Thursday, 11 June 2020

Pesky Beach Flies, essentially Eastbourne updates …



Well a few things to update you on … we had a Python, a Hippopotamus – not real in the 21st century, bookshop and hotel fires, shingle history, and those pesky flies …


Looking down four road levels to the reef and sea
The python – yes: one was released into the foliage near where I quite often drop down to reach the lower promenade … 



Sub-Saharan Ball Python


... snakes I admire, but have never been my favourite …




Waiting at an ice-cream or cafe stop over ...
Hippo with dog watering bowl
Quickly moving on to a much larger animal – the hippo – around 600,000 years ago exotic animals roamed our rivers and valleys, when we and Europe were one landmass … this hippo though prefers walkers with dogs …


In the midst of the repairs
Fires – Camilla’s bookshop was getting new facades, floor and ceilings, book shelves, signage when I went past at the end of May – and met Camilla … asking after the state of the shop and Archie, the shop’s parrot, he is safe … while it happened to be his birthday – all of 25 years on May 28th … so I think she was pleased someone asked after him.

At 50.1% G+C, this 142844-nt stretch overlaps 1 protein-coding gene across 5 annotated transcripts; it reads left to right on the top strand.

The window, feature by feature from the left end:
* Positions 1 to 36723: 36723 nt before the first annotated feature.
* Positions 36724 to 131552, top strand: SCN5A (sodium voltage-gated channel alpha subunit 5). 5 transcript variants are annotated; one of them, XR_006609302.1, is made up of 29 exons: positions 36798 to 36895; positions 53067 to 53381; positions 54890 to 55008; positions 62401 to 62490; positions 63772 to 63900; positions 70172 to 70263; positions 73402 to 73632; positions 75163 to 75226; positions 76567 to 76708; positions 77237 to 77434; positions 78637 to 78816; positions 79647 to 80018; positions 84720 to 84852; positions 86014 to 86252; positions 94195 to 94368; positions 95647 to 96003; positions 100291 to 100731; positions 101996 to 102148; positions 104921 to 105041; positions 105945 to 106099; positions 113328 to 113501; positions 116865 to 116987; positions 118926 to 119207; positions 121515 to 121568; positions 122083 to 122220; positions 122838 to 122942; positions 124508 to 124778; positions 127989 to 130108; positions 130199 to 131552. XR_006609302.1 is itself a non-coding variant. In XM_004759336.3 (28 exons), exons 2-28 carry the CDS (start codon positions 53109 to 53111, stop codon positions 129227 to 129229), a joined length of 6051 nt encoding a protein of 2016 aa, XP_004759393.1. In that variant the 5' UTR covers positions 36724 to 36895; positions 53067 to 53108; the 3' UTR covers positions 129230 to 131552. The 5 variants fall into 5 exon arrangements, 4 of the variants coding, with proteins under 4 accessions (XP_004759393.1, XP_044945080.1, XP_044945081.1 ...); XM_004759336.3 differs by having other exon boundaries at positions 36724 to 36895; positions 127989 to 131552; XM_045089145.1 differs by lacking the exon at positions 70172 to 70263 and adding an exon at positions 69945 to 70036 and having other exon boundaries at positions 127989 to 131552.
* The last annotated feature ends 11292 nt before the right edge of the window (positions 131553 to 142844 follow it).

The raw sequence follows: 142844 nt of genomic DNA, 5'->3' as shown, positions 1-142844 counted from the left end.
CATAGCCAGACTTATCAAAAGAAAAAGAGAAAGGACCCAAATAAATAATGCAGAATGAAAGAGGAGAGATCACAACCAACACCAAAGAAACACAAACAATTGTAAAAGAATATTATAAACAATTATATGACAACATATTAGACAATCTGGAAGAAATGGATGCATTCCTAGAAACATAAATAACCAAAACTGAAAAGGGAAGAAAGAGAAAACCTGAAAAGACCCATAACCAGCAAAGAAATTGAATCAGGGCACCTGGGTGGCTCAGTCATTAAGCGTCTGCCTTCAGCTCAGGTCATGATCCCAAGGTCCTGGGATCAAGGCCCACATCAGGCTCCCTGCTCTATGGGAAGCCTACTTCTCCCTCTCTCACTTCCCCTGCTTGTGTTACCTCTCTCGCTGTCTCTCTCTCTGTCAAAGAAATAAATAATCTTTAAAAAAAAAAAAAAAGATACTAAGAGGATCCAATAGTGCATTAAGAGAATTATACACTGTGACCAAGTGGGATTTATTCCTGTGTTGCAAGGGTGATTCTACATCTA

They lost lots of books … as the water damage went down into the basement … and now there’s the smoke damage to look into – still at least it will re-open when the time is right …


Spring bedding from the carpet gardens has been removed,
making way for the summer plantings.
Scaffolding in and around the Claremont, while
the Burlington Hotel is the building run you can see

The Claremont Hotel is being propped up, and has ongoing work being done to its utilities … but the Burlington Hotel, next to it, has lost its main customer base – a coach tour operator which has gone bust.  


How these two hotels and at least one other in Eastbourne can cope – we will wait and see … times are a challenge.


'Rainbowing' in action

Those shingle workers are at it again … I gather this spraying technique is known as ‘rainbowing’ … 




Looking west towards Beachy Head -
during early lock-down
... the shingle is unloaded about a mile from Beachy Head, as Holywell is found at a Site of Special Scientific Interest … dumper trucks take it along the beach on that last mile.




Working area ... during lock-down - when no tempting
ice-cream parlours would be open.

The system is that the dredger, Sospan Dau, with its full load arrives at high tide … discharges its load ...



... leaves for the Owers bank to the east of the Isle of Wight … to suck up another load of shingle sediment … and repeat the process.


The Owers - to the east of the Isle of Wight,